Students in a biology class at Atlanta’s Grady High School were shown a PowerPoint presentation that linked evolution to Satan, abortion, divorce, racism, and homosexuality. Their teacher, Anquinette Jones, used the presentation to teach her students the theory of evolution.
According to The Grady High student paper, Jones’ slideshow showed creationism and evolution as two sides in a war between good and evil. Creationism is shown to be from Christ, while evolution is from Satan. Jones pointed out that evolution was the main force behind euthanasia, homosexuality, pornography, abortion, divorce, and racism.
The Atlanta Journal-Constitution noted the PowerPoint presentation also includes “grammatical errors and odd illustrations including a photo of Octomom,” along with the creationism picture.
Jones told the Southerner that the PowerPoint presentation originated with the Atlanta Public Schools system. But students told the paper that Jones had brought up creationism and criticized evolution in her biology class before.
“She always had random comments about [creationism],” student Lily Soto told the Southerner. “If someone would ask if we were going to learn evolution, she was like, ‘No, I don’t teach that.’”
“[I] have gay parents, and [the cartoon] said that evolution caused homosexuality and it implied that to be negative, so I was pretty offended by it,” another student, Seraphina Cooley, said.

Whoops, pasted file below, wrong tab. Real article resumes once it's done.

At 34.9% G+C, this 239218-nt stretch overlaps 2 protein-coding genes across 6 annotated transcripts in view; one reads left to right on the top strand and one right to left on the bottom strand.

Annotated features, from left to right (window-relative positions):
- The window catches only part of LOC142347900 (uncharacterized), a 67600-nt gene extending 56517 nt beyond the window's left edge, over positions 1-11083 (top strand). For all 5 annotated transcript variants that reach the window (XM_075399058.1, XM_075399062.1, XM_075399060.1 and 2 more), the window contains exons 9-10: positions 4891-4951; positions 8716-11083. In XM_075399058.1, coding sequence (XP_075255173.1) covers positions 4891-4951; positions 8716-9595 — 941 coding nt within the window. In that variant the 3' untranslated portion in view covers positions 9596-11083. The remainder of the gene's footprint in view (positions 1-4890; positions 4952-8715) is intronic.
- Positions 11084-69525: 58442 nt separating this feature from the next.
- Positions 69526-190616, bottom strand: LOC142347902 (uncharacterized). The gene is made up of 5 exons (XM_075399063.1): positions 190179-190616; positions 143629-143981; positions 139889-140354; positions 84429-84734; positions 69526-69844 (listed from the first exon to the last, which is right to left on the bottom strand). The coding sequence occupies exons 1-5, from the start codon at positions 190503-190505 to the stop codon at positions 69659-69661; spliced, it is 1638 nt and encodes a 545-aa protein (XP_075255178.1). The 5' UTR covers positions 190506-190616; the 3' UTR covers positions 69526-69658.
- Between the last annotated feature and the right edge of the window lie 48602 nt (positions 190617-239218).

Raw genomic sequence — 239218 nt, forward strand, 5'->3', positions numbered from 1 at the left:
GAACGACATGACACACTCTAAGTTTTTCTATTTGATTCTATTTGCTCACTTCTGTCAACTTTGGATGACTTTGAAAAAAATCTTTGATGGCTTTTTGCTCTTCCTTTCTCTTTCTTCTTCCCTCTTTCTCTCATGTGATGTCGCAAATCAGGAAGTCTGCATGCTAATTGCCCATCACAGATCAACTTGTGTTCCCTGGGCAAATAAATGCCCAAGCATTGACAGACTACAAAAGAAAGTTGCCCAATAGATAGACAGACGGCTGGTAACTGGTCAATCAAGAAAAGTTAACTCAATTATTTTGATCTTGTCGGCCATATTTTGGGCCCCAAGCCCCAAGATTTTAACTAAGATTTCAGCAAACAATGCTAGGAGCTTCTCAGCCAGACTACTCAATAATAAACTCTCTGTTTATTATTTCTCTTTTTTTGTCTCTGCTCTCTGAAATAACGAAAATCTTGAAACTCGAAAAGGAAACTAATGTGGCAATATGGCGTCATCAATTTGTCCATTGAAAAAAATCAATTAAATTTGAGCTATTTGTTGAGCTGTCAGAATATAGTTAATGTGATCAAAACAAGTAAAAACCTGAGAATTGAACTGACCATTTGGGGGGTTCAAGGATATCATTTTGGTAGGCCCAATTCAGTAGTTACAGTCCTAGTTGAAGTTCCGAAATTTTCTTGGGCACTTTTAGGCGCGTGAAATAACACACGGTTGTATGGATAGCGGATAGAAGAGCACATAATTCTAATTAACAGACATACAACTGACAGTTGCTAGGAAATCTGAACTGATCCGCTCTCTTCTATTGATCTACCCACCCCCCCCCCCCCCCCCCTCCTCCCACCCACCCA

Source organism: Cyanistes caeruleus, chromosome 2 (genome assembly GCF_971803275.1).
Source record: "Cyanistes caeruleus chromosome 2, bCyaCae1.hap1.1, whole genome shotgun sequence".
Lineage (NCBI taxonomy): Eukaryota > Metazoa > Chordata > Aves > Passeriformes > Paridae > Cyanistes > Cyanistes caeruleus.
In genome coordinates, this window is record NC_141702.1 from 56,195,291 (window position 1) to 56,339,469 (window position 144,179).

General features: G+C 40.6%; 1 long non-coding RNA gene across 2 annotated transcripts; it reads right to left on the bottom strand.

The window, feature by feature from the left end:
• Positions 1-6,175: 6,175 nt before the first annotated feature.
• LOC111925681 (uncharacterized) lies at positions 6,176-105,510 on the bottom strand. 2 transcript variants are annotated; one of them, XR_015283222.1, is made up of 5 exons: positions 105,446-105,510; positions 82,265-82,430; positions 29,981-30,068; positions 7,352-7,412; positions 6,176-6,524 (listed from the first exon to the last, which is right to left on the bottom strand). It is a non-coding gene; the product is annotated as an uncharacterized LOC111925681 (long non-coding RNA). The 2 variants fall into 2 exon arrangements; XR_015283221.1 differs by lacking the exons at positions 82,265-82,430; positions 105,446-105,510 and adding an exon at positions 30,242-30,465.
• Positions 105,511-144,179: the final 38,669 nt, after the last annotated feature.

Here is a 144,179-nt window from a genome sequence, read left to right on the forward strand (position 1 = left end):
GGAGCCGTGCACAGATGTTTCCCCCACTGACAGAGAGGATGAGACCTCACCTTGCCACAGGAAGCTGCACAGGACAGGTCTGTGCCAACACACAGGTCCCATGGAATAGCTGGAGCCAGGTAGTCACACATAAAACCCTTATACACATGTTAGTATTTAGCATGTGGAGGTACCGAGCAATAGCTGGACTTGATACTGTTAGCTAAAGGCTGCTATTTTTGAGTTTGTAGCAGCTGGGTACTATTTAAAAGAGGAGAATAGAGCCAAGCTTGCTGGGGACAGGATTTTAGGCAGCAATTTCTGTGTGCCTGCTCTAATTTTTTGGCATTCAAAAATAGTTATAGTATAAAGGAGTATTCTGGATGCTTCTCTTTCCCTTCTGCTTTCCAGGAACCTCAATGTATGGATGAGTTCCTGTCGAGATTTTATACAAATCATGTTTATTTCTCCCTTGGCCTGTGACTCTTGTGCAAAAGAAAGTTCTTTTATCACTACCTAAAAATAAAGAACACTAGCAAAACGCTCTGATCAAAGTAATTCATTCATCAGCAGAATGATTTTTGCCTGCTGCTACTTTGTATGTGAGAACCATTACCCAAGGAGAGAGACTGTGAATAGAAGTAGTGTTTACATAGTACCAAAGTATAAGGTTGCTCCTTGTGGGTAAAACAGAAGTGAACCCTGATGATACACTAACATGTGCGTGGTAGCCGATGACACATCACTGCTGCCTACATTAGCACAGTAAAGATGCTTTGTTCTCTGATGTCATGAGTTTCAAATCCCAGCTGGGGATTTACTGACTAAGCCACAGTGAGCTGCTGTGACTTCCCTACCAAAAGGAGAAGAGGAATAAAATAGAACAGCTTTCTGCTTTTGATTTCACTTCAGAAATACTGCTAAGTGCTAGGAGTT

Parents of students at the school also said they were upset by the presentation.
“I was offended, but more shocked and disturbed that a teacher in [APS] could get away with putting that in a classroom,” Robin Rosen told the Southerner. “Offended is probably the wrong word at this point; it is very troubling to me that a teacher who is in a position of influence over children in a public school can put something up [like the cartoon].”
School officials told Atlanta Journal-Constitution that “the science lesson plan was not properly vetted” and was immediately removed after being reviewed.
The illustration appears to have been created by Answers in Genesis founder Ken Ham, who operates a creationist museum in Kentucky.
The Georgia Department of Education director of communications Matt Cardoza said that creationism is not included in the state curriculum standards for biology and the Supreme Court determined that the state cannot require the teaching of creationism.